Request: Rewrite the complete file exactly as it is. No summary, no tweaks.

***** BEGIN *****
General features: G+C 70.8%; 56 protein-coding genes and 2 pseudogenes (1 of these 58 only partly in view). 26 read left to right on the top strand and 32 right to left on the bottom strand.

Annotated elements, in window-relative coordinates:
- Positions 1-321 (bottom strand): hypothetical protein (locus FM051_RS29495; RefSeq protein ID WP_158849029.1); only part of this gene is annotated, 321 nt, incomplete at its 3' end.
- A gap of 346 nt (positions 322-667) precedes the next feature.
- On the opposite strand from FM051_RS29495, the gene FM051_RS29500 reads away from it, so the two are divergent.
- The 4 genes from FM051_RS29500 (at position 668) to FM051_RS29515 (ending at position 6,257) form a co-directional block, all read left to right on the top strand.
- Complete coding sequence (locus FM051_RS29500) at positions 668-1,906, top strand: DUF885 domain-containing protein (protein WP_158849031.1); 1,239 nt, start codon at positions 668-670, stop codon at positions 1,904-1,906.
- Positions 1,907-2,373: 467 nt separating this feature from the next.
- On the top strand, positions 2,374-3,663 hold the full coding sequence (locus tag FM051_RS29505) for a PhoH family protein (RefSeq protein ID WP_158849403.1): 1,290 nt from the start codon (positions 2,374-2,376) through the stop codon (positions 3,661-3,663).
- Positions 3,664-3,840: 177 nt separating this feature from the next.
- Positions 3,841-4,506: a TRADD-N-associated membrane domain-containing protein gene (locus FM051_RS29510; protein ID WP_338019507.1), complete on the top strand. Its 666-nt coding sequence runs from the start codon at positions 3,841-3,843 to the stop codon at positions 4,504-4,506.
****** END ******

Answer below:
General features: G+C 70.8%; 56 protein-coding genes and 2 pseudogenes (1 of these 58 only partly in view). 26 read left to right on the top strand and 32 right to left on the bottom strand.

Annotated elements, in window-relative coordinates:
- Positions 1-321 (bottom strand): hypothetical protein (locus FM051_RS29495; RefSeq protein ID WP_158849029.1); only part of this gene is annotated, 321 nt, incomplete at its 3' end.
- A gap of 346 nt (positions 322-667) precedes the next feature.
- On the opposite strand from FM051_RS29495, the gene FM051_RS29500 reads away from it, so the two are divergent.
- The 4 genes from FM051_RS29500 (at position 668) to FM051_RS29515 (ending at position 6,257) form a co-directional block, all read left to right on the top strand.
- Complete coding sequence (locus FM051_RS29500) at positions 668-1,906, top strand: DUF885 domain-containing protein (protein WP_158849031.1); 1,239 nt, start codon at positions 668-670, stop codon at positions 1,904-1,906.
- Positions 1,907-2,373: 467 nt separating this feature from the next.
- On the top strand, positions 2,374-3,663 hold the full coding sequence (locus tag FM051_RS29505) for a PhoH family protein (RefSeq protein ID WP_158849403.1): 1,290 nt from the start codon (positions 2,374-2,376) through the stop codon (positions 3,661-3,663).
- Positions 3,664-3,840: 177 nt separating this feature from the next.
- Positions 3,841-4,506: a TRADD-N-associated membrane domain-containing protein gene (locus FM051_RS29510; protein ID WP_338019507.1), complete on the top strand. Its 666-nt coding sequence runs from the start codon at positions 3,841-3,843 to the stop codon at positions 4,504-4,506.